IN RELATION TO THE STORY BELOW, WESTFIELD WITHDREW ITS DEVELOPMENT APPLICATION. CONGRATULATIONS TO THE LOCAL RESIDENTS WHO LOBBIED SO HARD. IT PROVES A FEW PEOPLE CAN AFFECT CHANGE.
A nearby resident who has been spearheading the campaign to save community land and trees provides the following update:
“At the very last minute at Willoughby Council’s meeting on Monday night (Oct 26 2015), Westfield withdrew their DA modification to axe a further 15 trees in Currey Park.
This was supposedly to allow them access of heavy vehicles through the park.
We had always maintained they could find a less invasive means of access and , suddenly, it appears they have.
On Wednesday (28/10) morning the Devonshire Street access ramp to the car park was closed and being used for a concrete pour.
We are by no means convinced the fight is over. However Westfield’s withdrawal of the DA modification indicates that they were finally feeling the pressure of growing community anger.
Thanks to everyone who took the time to make a submission and/or sign the petition. In all there were a combined 200 signatories/submissions. A special thanks to Lynne Saville and Terry Fogarty for their wonderful support and unwavering commitment.”
Clr.Saville has raised the following concerns with Council:
A resident from De Villiers Ave has contacted me regarding the following matters:
1. Cars parked on both sides of Carr Street and Lone Pine Ave Chatswood often prevent the local bus passing, resulting in delayed bus services. Please refer to Traffic committee to Consider parking on one side of road only in Carr and Lone Pine
Other residents have contacted me re the following matters:
2. Bus stops on Victoria Ave between Katherine St and Pacific Highway: Inadequate shelter from wind and rain. If people seek shelter from the rain under cover at the adjacent commercial building, they are chased away. Proper effective shelter is required. Refer this matter to the traffic committee please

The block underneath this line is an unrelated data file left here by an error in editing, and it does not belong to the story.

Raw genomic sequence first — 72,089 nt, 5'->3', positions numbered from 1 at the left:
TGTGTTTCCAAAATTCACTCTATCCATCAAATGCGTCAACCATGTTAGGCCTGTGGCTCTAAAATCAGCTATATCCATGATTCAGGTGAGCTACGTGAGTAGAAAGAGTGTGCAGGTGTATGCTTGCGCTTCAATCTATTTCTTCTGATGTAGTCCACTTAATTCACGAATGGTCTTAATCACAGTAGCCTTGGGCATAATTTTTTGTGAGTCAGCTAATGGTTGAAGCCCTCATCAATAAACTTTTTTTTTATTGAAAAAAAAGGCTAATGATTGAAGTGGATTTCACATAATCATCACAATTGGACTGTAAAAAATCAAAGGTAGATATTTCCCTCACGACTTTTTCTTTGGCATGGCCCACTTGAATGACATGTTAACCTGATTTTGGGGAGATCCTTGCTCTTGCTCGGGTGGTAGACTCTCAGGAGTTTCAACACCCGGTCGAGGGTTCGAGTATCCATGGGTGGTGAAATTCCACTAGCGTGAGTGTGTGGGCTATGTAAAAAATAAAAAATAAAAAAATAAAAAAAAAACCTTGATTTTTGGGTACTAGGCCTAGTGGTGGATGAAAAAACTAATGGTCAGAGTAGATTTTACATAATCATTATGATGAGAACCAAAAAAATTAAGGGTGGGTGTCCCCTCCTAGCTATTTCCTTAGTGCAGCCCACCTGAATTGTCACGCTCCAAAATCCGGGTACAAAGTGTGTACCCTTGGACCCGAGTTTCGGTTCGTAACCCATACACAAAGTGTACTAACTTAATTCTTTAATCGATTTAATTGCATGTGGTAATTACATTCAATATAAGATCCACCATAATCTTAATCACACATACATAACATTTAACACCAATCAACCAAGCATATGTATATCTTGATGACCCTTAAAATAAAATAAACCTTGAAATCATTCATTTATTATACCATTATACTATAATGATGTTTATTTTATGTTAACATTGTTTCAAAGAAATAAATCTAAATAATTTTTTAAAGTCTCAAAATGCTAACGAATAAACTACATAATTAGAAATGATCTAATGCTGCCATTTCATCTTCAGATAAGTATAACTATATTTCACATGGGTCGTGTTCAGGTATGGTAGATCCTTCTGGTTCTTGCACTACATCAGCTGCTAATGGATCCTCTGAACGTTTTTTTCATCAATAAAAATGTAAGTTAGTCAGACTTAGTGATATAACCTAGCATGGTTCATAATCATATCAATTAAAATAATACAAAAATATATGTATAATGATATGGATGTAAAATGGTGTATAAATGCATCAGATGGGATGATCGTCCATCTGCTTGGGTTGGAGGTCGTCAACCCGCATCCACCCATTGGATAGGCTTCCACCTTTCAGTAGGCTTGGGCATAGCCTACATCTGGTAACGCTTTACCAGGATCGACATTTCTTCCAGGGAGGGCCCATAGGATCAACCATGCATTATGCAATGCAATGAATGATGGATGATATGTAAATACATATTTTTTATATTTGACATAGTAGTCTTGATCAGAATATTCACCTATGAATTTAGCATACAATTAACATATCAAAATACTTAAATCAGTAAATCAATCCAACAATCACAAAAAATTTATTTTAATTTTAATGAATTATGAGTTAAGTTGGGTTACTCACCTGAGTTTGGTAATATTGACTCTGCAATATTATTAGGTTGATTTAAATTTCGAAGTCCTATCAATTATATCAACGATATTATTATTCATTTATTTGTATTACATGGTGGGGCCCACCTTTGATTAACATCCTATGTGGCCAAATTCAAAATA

3. Existing footpaths along the more eastern and southern sides of De Villiers Ave are in dreadful condition. The pathway is an obvious falls risk. Please check the paths along De Villiers between Carr St and Dardanelles, and up to Eddy roads and ensure they are repaired ASAP
Residents are perplexed that council is planning to construct a new path on De Villiers Ave (northern side) on the existing grass verge from Dardanelles to Carr streets, while the footpath on the southern side is in serious disrepair
I suggest that it would be more prudent to repair the existing seriously deteriorated path on the south side of De Villiers before embarking on another route.
The following response was provided by Council after recent complaints by a local resident. The response typifies the ever decreasing powers Council’s have to manage their local area to the benefit of local communities.
“I refer to your recent e-mail to Council in which you express concerns about signage on display at specific locations in Chatswood. I confirm that my staff have been investigating your concerns and I now provide you with progress advice.
- Scrolling LED sign: Chatswood High School, 24 Centennial Ave., Chatswood
- Animated Digital Sign: Chatswood Primary School, 680 Pacific Hwy., Chatswood